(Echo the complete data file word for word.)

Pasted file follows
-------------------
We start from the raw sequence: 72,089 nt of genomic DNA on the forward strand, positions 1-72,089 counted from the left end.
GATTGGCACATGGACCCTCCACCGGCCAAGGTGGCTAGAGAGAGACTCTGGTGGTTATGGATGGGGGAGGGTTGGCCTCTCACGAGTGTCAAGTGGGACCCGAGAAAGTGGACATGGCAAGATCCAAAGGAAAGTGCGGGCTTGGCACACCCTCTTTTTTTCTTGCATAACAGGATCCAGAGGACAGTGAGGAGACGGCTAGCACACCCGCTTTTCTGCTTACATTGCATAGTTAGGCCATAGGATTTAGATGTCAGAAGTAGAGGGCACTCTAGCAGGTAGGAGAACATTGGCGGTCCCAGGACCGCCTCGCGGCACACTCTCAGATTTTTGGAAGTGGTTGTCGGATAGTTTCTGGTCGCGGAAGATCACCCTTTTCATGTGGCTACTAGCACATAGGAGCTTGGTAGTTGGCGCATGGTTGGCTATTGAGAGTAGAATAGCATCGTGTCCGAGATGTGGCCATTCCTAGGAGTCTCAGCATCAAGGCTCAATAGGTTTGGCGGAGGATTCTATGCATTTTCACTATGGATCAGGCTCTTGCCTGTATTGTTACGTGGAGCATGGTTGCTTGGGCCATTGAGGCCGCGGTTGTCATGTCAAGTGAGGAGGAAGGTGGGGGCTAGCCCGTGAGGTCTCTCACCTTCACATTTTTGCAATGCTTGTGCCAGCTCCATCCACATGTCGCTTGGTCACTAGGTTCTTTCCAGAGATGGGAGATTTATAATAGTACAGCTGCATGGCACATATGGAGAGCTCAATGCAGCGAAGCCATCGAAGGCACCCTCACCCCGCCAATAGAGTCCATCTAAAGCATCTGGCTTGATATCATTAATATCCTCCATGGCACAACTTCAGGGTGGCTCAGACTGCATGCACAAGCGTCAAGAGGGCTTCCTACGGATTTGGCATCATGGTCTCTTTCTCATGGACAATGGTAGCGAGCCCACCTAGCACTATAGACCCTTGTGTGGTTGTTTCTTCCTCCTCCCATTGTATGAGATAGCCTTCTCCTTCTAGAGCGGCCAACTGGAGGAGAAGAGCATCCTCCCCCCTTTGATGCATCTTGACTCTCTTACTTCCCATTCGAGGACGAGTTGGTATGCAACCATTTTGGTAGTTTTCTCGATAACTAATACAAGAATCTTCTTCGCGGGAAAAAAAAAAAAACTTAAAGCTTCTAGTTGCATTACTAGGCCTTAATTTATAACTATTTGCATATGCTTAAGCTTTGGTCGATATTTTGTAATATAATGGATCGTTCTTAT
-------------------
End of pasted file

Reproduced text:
We start from the raw sequence: 72,089 nt of genomic DNA on the forward strand, positions 1-72,089 counted from the left end.
GATTGGCACATGGACCCTCCACCGGCCAAGGTGGCTAGAGAGAGACTCTGGTGGTTATGGATGGGGGAGGGTTGGCCTCTCACGAGTGTCAAGTGGGACCCGAGAAAGTGGACATGGCAAGATCCAAAGGAAAGTGCGGGCTTGGCACACCCTCTTTTTTTCTTGCATAACAGGATCCAGAGGACAGTGAGGAGACGGCTAGCACACCCGCTTTTCTGCTTACATTGCATAGTTAGGCCATAGGATTTAGATGTCAGAAGTAGAGGGCACTCTAGCAGGTAGGAGAACATTGGCGGTCCCAGGACCGCCTCGCGGCACACTCTCAGATTTTTGGAAGTGGTTGTCGGATAGTTTCTGGTCGCGGAAGATCACCCTTTTCATGTGGCTACTAGCACATAGGAGCTTGGTAGTTGGCGCATGGTTGGCTATTGAGAGTAGAATAGCATCGTGTCCGAGATGTGGCCATTCCTAGGAGTCTCAGCATCAAGGCTCAATAGGTTTGGCGGAGGATTCTATGCATTTTCACTATGGATCAGGCTCTTGCCTGTATTGTTACGTGGAGCATGGTTGCTTGGGCCATTGAGGCCGCGGTTGTCATGTCAAGTGAGGAGGAAGGTGGGGGCTAGCCCGTGAGGTCTCTCACCTTCACATTTTTGCAATGCTTGTGCCAGCTCCATCCACATGTCGCTTGGTCACTAGGTTCTTTCCAGAGATGGGAGATTTATAATAGTACAGCTGCATGGCACATATGGAGAGCTCAATGCAGCGAAGCCATCGAAGGCACCCTCACCCCGCCAATAGAGTCCATCTAAAGCATCTGGCTTGATATCATTAATATCCTCCATGGCACAACTTCAGGGTGGCTCAGACTGCATGCACAAGCGTCAAGAGGGCTTCCTACGGATTTGGCATCATGGTCTCTTTCTCATGGACAATGGTAGCGAGCCCACCTAGCACTATAGACCCTTGTGTGGTTGTTTCTTCCTCCTCCCATTGTATGAGATAGCCTTCTCCTTCTAGAGCGGCCAACTGGAGGAGAAGAGCATCCTCCCCCCTTTGATGCATCTTGACTCTCTTACTTCCCATTCGAGGACGAGTTGGTATGCAACCATTTTGGTAGTTTTCTCGATAACTAATACAAGAATCTTCTTCGCGGGAAAAAAAAAAAAACTTAAAGCTTCTAGTTGCATTACTAGGCCTTAATTTATAACTATTTGCATATGCTTAAGCTTTGGTCGATATTTTGTAATATAATGGATCGTTCTTAT